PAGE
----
Jack Petersen (left) and Dylan Karchere-Sun pose together outside Packard Lab on April 12. The tennis players are the only senior representatives on the Lehigh men's tennis team. (Lexy King/B&W Staff)

Senior duo of Jack Petersen and Dylan Karchere-Sun celebrates tennis career at senior night

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The Lehigh men’s tennis team earned a 4-3 victory over Bucknell University at the Ulrich Varsity Tennis Courts on April 11. Though the win marked the second Patriot League dual win of the season for the Mountain Hawks, it was special to seniors Jack Petersen and Dylan Karchere-Sun for another reason.

The contest against the Bisons was senior night for both tennis players and the final time they would play a match on Lehigh’s courts.

“I was very hungry to get a win, considering it was my last match on Lehigh courts,” Petersen said. “It felt unbelievable to come out with a win on senior day, especially against the team that knocked us out of the Patriot League Tournament last year.”

Both Petersen and Karchere-Sun have had a racket in their hands since they were young.

The two seniors are second-generation collegiate tennis players — Petersen’s dad and Karchere-Sun’s mom both played the sport as well.

“When I was about 2 or 3 years old, my parents would have me out there in a stroller while they were playing,” Karchere-Sun said. “Then, as soon as I could walk, they started throwing me tennis balls, and I have been playing ever since.”

Karchere-Sun grew up in Princeton, New Jersey, while Petersen lives farther from Lehigh.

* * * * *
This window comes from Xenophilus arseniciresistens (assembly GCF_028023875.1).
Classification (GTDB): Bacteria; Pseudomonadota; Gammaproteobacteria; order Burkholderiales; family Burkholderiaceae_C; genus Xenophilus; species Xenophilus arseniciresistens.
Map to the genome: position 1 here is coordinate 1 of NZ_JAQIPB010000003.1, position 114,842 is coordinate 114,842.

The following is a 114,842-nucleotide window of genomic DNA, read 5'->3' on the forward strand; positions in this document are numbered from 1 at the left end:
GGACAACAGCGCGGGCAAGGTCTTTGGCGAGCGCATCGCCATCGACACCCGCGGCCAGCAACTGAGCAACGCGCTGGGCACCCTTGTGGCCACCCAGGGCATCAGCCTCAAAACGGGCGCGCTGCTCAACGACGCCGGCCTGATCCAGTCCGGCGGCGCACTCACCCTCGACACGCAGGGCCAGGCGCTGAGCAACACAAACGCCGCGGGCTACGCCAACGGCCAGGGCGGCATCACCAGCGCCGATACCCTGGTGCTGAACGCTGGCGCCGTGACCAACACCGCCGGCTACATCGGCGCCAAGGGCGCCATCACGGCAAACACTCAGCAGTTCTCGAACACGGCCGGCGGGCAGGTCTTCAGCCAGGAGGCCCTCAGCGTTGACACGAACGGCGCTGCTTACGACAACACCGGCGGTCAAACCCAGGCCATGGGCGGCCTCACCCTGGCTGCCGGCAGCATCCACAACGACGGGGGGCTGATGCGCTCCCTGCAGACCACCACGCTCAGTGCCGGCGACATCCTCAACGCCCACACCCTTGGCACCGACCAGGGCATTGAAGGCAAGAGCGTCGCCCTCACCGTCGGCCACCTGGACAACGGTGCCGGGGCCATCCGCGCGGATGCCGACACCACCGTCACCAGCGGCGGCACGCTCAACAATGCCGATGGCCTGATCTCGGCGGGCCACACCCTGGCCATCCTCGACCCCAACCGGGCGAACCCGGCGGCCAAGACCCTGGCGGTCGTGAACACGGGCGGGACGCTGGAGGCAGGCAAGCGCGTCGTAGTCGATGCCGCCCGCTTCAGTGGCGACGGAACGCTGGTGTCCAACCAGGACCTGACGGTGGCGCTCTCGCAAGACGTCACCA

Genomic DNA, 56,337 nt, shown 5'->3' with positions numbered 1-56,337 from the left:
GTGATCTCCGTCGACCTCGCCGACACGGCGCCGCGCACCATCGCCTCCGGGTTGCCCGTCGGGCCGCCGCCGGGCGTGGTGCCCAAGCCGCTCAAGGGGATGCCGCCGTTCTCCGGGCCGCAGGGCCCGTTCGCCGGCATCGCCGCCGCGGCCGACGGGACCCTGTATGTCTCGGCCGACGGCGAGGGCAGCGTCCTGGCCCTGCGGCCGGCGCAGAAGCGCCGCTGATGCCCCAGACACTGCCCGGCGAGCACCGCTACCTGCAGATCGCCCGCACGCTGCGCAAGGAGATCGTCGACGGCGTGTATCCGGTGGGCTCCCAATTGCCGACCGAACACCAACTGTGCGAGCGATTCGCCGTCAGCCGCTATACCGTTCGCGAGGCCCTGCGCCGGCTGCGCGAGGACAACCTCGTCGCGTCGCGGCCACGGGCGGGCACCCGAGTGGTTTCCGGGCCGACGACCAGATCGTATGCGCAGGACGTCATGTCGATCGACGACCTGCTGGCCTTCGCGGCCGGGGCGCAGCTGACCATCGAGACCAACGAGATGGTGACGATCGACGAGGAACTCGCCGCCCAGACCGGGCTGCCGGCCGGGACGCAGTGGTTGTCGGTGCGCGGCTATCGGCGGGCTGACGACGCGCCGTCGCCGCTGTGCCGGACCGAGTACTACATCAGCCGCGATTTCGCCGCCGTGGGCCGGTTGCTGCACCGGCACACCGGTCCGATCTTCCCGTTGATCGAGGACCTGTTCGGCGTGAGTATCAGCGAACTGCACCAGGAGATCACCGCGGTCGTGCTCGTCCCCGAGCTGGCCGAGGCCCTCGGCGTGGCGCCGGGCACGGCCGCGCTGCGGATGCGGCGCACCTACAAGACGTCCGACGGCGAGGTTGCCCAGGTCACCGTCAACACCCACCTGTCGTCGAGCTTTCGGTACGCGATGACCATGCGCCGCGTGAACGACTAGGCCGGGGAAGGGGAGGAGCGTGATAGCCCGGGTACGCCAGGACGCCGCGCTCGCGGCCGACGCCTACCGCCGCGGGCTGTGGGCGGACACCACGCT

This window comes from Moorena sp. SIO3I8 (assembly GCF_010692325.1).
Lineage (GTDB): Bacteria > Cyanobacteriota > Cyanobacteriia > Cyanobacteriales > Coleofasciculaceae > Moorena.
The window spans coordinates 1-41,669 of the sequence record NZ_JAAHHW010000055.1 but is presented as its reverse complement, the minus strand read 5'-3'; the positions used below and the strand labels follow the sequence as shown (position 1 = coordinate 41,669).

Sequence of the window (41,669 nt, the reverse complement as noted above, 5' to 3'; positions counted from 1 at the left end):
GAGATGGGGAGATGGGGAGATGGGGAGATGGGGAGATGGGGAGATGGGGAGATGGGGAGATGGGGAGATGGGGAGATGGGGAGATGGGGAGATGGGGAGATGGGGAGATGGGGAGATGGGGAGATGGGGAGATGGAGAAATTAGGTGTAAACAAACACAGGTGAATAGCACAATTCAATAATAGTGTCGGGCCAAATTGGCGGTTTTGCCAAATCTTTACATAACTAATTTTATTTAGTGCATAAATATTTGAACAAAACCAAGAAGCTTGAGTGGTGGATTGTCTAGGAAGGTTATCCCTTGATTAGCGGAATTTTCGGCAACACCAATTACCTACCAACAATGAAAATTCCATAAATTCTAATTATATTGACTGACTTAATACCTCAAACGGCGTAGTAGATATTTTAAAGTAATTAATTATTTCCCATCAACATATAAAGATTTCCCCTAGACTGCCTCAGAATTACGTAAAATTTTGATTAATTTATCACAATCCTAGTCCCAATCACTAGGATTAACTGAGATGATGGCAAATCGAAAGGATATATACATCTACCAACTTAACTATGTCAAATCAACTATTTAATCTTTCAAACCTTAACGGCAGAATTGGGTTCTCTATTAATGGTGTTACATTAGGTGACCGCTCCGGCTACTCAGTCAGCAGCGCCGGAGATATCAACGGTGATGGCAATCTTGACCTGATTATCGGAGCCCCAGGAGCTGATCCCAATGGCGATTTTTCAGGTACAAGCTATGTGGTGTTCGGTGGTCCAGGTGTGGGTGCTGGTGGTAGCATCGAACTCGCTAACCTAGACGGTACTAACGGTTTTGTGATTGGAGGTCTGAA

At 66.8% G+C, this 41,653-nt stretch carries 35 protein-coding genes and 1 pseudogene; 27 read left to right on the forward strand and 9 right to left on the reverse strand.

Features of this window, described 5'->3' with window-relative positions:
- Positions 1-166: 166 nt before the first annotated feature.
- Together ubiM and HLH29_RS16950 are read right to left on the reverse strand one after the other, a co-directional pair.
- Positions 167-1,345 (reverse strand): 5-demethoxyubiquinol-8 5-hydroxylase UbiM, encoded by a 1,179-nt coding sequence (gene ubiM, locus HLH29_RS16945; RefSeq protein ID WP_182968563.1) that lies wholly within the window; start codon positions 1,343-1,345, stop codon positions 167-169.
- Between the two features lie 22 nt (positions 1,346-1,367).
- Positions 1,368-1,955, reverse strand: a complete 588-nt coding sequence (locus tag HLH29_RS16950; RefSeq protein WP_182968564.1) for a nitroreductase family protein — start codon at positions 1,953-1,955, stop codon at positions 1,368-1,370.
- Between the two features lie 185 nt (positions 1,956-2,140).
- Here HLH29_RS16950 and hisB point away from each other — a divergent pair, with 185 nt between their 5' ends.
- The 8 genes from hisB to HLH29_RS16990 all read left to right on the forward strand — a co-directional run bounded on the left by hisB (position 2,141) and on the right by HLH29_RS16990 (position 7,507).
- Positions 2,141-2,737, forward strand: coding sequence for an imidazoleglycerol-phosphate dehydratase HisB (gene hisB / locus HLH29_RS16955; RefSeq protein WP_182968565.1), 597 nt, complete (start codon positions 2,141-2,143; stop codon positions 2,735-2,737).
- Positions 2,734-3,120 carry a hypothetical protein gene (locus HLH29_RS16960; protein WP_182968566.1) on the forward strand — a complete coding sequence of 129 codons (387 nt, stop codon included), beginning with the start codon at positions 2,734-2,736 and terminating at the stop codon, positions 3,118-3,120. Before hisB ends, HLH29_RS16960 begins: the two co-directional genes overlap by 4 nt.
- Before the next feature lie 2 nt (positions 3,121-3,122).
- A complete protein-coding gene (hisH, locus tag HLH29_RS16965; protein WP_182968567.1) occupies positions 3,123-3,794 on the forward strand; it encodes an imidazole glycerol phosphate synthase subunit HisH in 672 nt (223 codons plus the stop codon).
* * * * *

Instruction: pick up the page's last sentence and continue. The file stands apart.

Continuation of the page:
“I grew up in Ann Arbor, Michigan, which is a pretty major college town, and once I sort of saw that atmosphere, I kind of wanted something smaller,” Petersen said. “I wanted to go to the East Coast and study business, and I am glad that I chose Lehigh.”

Ultimately, there were several reasons why Karchere-Sun chose Lehigh over the other schools that were recruiting him. Athletically, he said he felt a close connection to the coaching staff and the players. Academically, he said he enjoyed the campus and appreciated the quality of a Lehigh engineering degree.

Prior to playing at Lehigh, Karchere-Sun suffered from a torn ligament in his left wrist, giving him no other option but to persevere through the pain he felt whenever he hit his groundstrokes, especially his backhand. Karchere-Sun was eventually forced to switch to a one-handed backhand, which is not an easy task.

“(Karchere-Sun) has had a lot of injuries in his career,” coach Wouter Hendrix said. “The way he dealt with his injuries is quite admirable considering he had to change some of his strokes. He made the best of it, and that’s why he is the best possible teammate you could have.”

Petersen, however, started his Lehigh tennis career on a high note and has continued to find success since. As a sophomore, he was named Second Team All-Patriot League and earned the team’s Outstanding Athlete award at the end-of-the-year banquet. Last year, he led the Mountain Hawks with five singles wins in Patriot League play.

As the only two seniors on the team, Petersen and Karchere-Sun were asked to take on leadership roles this year. So far, they have led their team to winning records of 10-8 overall and 4-3 in league play.

According to the team’s most recent statistics, Petersen has a 3-1 singles Patriot League record and has won his last two singles matches. Karchere-Sun plays most of his matches on the doubles side and has an overall record of 2-2 this year.

While the senior duo excels on the court, Hendrix believes it’s their leadership abilities that set them apart from the rest of their teammates.

“(Karchere-Sun) and (Petersen) have been outstanding leaders for our team,” Hendrix said. “The way they carry themselves on and off the court and their work ethic is just phenomenal, and it rubs off on the rest of the team.”

After graduation, Karchere-Sun will work for the engineering consulting firm Jaros Baum & Bolles in New York. Though Petersen is still looking for a job, he said he is going to “trust the process” that has shaped him into the player, person and leader he is today.

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